Anorak News | A First-Class Stamp

A First-Class Stamp

by | 26th, October 2004

‘THE post-mortems into what the Sun is calling “The Battle of the Buffet”, the Mail “Soupgate” and everyone else “The New Battle of Old Trafford” start in earnest this morning.

Ferdinand forgets where the ball is

And the man in the dock is Ruud Van Nistelrooy, who (says the Express) is facing a three-match ban for his tackle on Ashley Cole.

TV pundits were queuing up to lambaste Manchester United’s Dutch striker, with Alan Hansen describing it as “nasty, cynical and so over the top it was a disgrace”.

Even former referee Jeff Winter agrees, saying: “It was horrific. It was intentional. The tackle could have finished Ashley Cole’s career.”

The Express is not alone in being baffled at how referee Mike Riley didn’t even award a free-kick – and says it is about time the player was hauled before the authorities.

The man himself naturally pleads his innocence in the Sun, insisting that it was a 50-50 ball “and in those situations two players can collide”.

Most of the time, it must be said, the studs on one player’s boot don’t tend to collide with the inside of the other player’s knee.

But Van Nistelrooy did at least admit that Riley got it wrong for the penalty.

“I thought it was a penalty at the time,” he tells the Mirror. “That was my first reaction, but later on when I saw it on television replays, I thought it was a present for Manchester United.”

While the Mail asks whether being a Premiership referee is now an impossible job, given the cheating that goes on, it won’t surprise anyone to learn that Riley didn’t even see the food fight in the tunnel after the game.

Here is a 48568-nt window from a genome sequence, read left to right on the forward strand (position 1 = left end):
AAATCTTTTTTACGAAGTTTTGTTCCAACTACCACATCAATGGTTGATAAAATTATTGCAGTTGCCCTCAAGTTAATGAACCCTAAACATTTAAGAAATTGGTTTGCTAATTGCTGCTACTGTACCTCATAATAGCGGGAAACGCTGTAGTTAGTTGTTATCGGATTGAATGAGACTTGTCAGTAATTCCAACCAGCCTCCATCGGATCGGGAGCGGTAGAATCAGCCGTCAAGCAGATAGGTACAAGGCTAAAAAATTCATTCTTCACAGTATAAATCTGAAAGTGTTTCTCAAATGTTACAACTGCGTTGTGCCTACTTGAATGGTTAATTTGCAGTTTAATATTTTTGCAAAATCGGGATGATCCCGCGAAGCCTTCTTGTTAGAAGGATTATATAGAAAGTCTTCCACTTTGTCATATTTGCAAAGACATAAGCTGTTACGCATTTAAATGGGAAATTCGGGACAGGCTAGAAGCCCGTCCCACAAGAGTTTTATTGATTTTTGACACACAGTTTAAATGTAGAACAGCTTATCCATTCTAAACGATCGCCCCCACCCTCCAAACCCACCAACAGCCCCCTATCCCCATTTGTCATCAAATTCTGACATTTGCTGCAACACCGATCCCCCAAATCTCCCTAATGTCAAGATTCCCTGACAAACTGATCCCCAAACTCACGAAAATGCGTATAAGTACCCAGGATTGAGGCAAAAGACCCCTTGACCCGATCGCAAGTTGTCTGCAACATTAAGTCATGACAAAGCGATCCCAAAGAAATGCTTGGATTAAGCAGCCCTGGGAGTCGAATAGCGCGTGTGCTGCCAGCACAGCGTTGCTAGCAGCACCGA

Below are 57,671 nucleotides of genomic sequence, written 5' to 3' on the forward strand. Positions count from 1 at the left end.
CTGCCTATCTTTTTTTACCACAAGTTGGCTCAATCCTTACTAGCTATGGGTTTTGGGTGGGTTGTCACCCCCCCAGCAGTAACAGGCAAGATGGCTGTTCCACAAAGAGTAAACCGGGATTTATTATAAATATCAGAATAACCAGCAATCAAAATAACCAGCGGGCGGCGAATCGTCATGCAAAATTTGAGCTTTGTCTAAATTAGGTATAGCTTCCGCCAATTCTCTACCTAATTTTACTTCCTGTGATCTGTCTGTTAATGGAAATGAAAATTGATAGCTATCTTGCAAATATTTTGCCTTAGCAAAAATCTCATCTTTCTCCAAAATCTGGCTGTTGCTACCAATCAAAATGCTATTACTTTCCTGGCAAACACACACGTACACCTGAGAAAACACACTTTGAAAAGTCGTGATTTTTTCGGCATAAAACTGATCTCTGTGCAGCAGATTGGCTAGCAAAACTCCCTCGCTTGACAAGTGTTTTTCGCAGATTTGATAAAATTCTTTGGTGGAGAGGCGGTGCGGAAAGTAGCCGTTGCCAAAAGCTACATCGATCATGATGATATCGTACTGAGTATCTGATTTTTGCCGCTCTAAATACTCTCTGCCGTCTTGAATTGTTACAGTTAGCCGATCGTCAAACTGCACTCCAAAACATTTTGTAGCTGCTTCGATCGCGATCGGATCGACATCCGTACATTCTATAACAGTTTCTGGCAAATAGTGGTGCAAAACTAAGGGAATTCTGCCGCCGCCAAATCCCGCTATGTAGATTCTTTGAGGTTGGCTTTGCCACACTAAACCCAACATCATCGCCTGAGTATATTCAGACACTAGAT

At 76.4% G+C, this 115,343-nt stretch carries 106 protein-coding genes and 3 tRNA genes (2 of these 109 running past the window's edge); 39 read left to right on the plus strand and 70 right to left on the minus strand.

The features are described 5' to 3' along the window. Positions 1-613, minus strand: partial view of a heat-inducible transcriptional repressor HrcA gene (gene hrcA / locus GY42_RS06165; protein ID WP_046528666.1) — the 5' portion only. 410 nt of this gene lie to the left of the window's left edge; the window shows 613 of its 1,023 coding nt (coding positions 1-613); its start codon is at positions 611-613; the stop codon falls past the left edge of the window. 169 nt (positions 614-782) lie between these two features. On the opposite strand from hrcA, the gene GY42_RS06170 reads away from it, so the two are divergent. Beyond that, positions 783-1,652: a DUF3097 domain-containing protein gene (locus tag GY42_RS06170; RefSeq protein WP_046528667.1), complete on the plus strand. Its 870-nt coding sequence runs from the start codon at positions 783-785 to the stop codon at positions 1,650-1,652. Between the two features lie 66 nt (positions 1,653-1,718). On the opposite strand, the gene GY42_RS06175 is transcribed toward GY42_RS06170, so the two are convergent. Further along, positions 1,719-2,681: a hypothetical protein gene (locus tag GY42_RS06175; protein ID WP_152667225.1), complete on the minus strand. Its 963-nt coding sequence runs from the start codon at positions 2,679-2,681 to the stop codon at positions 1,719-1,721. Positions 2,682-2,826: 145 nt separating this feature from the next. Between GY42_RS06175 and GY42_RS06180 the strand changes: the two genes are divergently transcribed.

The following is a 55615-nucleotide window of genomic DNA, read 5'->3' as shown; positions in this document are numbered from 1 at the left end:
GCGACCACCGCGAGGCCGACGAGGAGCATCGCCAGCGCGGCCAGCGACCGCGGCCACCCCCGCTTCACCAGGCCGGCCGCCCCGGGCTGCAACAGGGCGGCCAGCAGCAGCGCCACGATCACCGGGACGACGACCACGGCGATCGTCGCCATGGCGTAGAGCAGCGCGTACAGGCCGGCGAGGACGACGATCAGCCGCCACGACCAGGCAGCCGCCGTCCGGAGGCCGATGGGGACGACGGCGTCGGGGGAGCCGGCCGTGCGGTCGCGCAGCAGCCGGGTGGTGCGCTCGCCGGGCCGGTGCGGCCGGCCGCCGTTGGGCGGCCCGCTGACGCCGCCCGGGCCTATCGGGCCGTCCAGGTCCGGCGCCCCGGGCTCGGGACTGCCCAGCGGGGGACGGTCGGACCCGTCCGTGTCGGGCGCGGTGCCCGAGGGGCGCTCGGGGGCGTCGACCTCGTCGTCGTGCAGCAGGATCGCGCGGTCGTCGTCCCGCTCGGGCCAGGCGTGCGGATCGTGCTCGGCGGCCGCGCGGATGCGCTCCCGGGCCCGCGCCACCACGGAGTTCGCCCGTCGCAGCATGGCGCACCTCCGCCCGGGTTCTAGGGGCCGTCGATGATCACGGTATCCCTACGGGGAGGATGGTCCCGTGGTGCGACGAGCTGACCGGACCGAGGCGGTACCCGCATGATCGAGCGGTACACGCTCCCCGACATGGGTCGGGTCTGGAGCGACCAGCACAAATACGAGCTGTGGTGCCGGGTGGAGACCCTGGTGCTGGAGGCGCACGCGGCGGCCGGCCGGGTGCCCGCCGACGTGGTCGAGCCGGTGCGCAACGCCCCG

And that means both clubs are likely to escape punishment, unless one of them lodges an official complaint – unlikely, says the Mail, as both sides are keen to play down an embarrassing episode.

All of which overshadows the real Battle of Old Trafford and the news that American tycoon Malcolm Glazer is turning up the heat in his fight to buy the club.

The Express says he is seething at the Old Trafford board’s refusal to recommend his takeover bid to shareholders.

“The £3 a share represents a significant premium on an already premium price,” a City source (with no connection to the Glazer bid – obviously) tells the paper.

“The Glazers must wonder whether the vast majority of shareholders are best suited by their decision to reject it.”

The same City source also reveals that the Glazers planned to bring stability to the club, money to invest in new players, fresh ideas to the board room, permanent blue sky over Manchester…’

Posted: 26th, October 2004 | In: Back pages Comment | TrackBack | Permalink